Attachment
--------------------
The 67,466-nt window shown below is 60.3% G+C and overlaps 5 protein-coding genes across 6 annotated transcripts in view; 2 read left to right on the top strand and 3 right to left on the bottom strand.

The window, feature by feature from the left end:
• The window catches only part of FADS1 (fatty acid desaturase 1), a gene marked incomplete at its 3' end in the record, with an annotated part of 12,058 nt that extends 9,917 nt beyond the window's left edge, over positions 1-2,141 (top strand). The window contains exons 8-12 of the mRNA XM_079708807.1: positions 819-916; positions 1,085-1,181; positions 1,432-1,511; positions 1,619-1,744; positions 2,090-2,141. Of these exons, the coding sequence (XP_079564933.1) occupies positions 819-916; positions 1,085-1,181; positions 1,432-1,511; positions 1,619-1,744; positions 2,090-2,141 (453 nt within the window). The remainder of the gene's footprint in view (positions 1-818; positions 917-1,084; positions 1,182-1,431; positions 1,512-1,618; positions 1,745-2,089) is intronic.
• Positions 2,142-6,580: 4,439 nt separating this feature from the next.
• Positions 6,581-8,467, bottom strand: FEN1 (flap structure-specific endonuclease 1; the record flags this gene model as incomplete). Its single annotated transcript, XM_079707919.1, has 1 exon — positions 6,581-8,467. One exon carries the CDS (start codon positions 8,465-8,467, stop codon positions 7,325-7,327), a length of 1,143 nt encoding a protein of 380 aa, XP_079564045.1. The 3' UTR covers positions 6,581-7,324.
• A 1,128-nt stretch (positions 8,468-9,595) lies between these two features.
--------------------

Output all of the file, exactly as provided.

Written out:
The 67,466-nt window shown below is 60.3% G+C and overlaps 5 protein-coding genes across 6 annotated transcripts in view; 2 read left to right on the top strand and 3 right to left on the bottom strand.

The window, feature by feature from the left end:
• The window catches only part of FADS1 (fatty acid desaturase 1), a gene marked incomplete at its 3' end in the record, with an annotated part of 12,058 nt that extends 9,917 nt beyond the window's left edge, over positions 1-2,141 (top strand). The window contains exons 8-12 of the mRNA XM_079708807.1: positions 819-916; positions 1,085-1,181; positions 1,432-1,511; positions 1,619-1,744; positions 2,090-2,141. Of these exons, the coding sequence (XP_079564933.1) occupies positions 819-916; positions 1,085-1,181; positions 1,432-1,511; positions 1,619-1,744; positions 2,090-2,141 (453 nt within the window). The remainder of the gene's footprint in view (positions 1-818; positions 917-1,084; positions 1,182-1,431; positions 1,512-1,618; positions 1,745-2,089) is intronic.
• Positions 2,142-6,580: 4,439 nt separating this feature from the next.
• Positions 6,581-8,467, bottom strand: FEN1 (flap structure-specific endonuclease 1; the record flags this gene model as incomplete). Its single annotated transcript, XM_079707919.1, has 1 exon — positions 6,581-8,467. One exon carries the CDS (start codon positions 8,465-8,467, stop codon positions 7,325-7,327), a length of 1,143 nt encoding a protein of 380 aa, XP_079564045.1. The 3' UTR covers positions 6,581-7,324.
• A 1,128-nt stretch (positions 8,468-9,595) lies between these two features.